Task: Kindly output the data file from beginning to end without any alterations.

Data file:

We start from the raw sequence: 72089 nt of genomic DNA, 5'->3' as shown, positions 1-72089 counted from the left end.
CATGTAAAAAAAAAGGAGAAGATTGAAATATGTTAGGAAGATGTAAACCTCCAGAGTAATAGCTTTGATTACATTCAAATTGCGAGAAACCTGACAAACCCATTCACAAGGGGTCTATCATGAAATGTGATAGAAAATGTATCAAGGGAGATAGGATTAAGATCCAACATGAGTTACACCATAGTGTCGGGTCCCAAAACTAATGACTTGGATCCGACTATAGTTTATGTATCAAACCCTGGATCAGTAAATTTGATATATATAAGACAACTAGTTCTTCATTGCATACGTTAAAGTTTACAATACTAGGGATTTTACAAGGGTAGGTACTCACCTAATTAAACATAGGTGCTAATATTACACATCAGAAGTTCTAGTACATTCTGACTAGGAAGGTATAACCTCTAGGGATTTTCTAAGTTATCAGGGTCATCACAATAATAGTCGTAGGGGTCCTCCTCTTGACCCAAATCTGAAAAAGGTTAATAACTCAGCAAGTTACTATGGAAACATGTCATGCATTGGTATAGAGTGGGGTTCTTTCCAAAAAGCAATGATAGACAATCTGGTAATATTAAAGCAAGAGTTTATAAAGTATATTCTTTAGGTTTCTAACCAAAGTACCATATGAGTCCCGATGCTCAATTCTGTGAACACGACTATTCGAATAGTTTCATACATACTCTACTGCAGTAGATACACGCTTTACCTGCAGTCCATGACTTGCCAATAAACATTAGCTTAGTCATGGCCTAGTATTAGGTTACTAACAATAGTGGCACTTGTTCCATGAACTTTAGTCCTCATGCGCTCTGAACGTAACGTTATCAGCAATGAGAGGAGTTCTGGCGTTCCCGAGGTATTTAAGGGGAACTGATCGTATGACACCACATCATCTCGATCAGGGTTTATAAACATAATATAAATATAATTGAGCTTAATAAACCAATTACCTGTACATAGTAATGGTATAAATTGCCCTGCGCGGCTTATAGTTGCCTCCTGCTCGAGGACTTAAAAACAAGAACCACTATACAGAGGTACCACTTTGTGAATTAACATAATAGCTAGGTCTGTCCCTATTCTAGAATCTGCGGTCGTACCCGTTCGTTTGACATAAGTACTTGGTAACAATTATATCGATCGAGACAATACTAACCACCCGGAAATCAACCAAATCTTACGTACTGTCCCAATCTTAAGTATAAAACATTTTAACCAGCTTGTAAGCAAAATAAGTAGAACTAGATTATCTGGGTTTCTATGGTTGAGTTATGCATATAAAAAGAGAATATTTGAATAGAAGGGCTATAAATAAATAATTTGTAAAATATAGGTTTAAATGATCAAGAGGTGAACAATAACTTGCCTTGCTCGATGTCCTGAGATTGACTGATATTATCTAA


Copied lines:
We start from the raw sequence: 72089 nt of genomic DNA, 5'->3' as shown, positions 1-72089 counted from the left end.
CATGTAAAAAAAAAGGAGAAGATTGAAATATGTTAGGAAGATGTAAACCTCCAGAGTAATAGCTTTGATTACATTCAAATTGCGAGAAACCTGACAAACCCATTCACAAGGGGTCTATCATGAAATGTGATAGAAAATGTATCAAGGGAGATAGGATTAAGATCCAACATGAGTTACACCATAGTGTCGGGTCCCAAAACTAATGACTTGGATCCGACTATAGTTTATGTATCAAACCCTGGATCAGTAAATTTGATATATATAAGACAACTAGTTCTTCATTGCATACGTTAAAGTTTACAATACTAGGGATTTTACAAGGGTAGGTACTCACCTAATTAAACATAGGTGCTAATATTACACATCAGAAGTTCTAGTACATTCTGACTAGGAAGGTATAACCTCTAGGGATTTTCTAAGTTATCAGGGTCATCACAATAATAGTCGTAGGGGTCCTCCTCTTGACCCAAATCTGAAAAAGGTTAATAACTCAGCAAGTTACTATGGAAACATGTCATGCATTGGTATAGAGTGGGGTTCTTTCCAAAAAGCAATGATAGACAATCTGGTAATATTAAAGCAAGAGTTTATAAAGTATATTCTTTAGGTTTCTAACCAAAGTACCATATGAGTCCCGATGCTCAATTCTGTGAACACGACTATTCGAATAGTTTCATACATACTCTACTGCAGTAGATACACGCTTTACCTGCAGTCCATGACTTGCCAATAAACATTAGCTTAGTCATGGCCTAGTATTAGGTTACTAACAATAGTGGCACTTGTTCCATGAACTTTAGTCCTCATGCGCTCTGAACGTAACGTTATCAGCAATGAGAGGAGTTCTGGCGTTCCCGAGGTATTTAAGGGGAACTGATCGTATGACACCACATCATCTCGATCAGGGTTTATAAACATAATATAAATATAATTGAGCTTAATAAACCAATTACCTGTACATAGTAATGGTATAAATTGCCCTGCGCGGCTTATAGTTGCCTCCTGCTCGAGGACTTAAAAACAAGAACCACTATACAGAGGTACCACTTTGTGAATTAACATAATAGCTAGGTCTGTCCCTATTCTAGAATCTGCGGTCGTACCCGTTCGTTTGACATAAGTACTTGGTAACAATTATATCGATCGAGACAATACTAACCACCCGGAAATCAACCAAATCTTACGTACTGTCCCAATCTTAAGTATAAAACATTTTAACCAGCTTGTAAGCAAAATAAGTAGAACTAGATTATCTGGGTTTCTATGGTTGAGTTATGCATATAAAAAGAGAATATTTGAATAGAAGGGCTATAAATAAATAATTTGTAAAATATAGGTTTAAATGATCAAGAGGTGAACAATAACTTGCCTTGCTCGATGTCCTGAGATTGACTGATATTATCTAA